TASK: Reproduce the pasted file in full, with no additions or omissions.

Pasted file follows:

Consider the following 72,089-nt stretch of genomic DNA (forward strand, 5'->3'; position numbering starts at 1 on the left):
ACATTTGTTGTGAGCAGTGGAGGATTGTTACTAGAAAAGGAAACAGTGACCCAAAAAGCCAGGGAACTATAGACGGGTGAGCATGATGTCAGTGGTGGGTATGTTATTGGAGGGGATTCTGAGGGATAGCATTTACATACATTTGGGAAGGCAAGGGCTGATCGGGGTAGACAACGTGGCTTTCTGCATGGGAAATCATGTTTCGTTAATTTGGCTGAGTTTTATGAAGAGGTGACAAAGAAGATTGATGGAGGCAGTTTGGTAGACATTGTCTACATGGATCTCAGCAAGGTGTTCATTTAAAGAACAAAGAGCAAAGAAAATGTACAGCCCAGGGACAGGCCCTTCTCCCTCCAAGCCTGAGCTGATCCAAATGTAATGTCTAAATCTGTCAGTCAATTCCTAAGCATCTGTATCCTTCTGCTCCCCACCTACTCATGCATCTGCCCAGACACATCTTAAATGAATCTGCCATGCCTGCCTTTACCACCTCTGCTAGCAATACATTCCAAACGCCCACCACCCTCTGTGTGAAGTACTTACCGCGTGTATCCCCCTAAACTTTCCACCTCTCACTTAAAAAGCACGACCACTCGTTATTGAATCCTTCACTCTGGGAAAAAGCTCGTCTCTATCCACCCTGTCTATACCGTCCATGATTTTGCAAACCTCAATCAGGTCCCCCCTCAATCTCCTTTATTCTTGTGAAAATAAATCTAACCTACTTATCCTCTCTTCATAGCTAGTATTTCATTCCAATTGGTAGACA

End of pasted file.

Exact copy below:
Consider the following 72,089-nt stretch of genomic DNA (forward strand, 5'->3'; position numbering starts at 1 on the left):
ACATTTGTTGTGAGCAGTGGAGGATTGTTACTAGAAAAGGAAACAGTGACCCAAAAAGCCAGGGAACTATAGACGGGTGAGCATGATGTCAGTGGTGGGTATGTTATTGGAGGGGATTCTGAGGGATAGCATTTACATACATTTGGGAAGGCAAGGGCTGATCGGGGTAGACAACGTGGCTTTCTGCATGGGAAATCATGTTTCGTTAATTTGGCTGAGTTTTATGAAGAGGTGACAAAGAAGATTGATGGAGGCAGTTTGGTAGACATTGTCTACATGGATCTCAGCAAGGTGTTCATTTAAAGAACAAAGAGCAAAGAAAATGTACAGCCCAGGGACAGGCCCTTCTCCCTCCAAGCCTGAGCTGATCCAAATGTAATGTCTAAATCTGTCAGTCAATTCCTAAGCATCTGTATCCTTCTGCTCCCCACCTACTCATGCATCTGCCCAGACACATCTTAAATGAATCTGCCATGCCTGCCTTTACCACCTCTGCTAGCAATACATTCCAAACGCCCACCACCCTCTGTGTGAAGTACTTACCGCGTGTATCCCCCTAAACTTTCCACCTCTCACTTAAAAAGCACGACCACTCGTTATTGAATCCTTCACTCTGGGAAAAAGCTCGTCTCTATCCACCCTGTCTATACCGTCCATGATTTTGCAAACCTCAATCAGGTCCCCCCTCAATCTCCTTTATTCTTGTGAAAATAAATCTAACCTACTTATCCTCTCTTCATAGCTAGTATTTCATTCCAATTGGTAGACA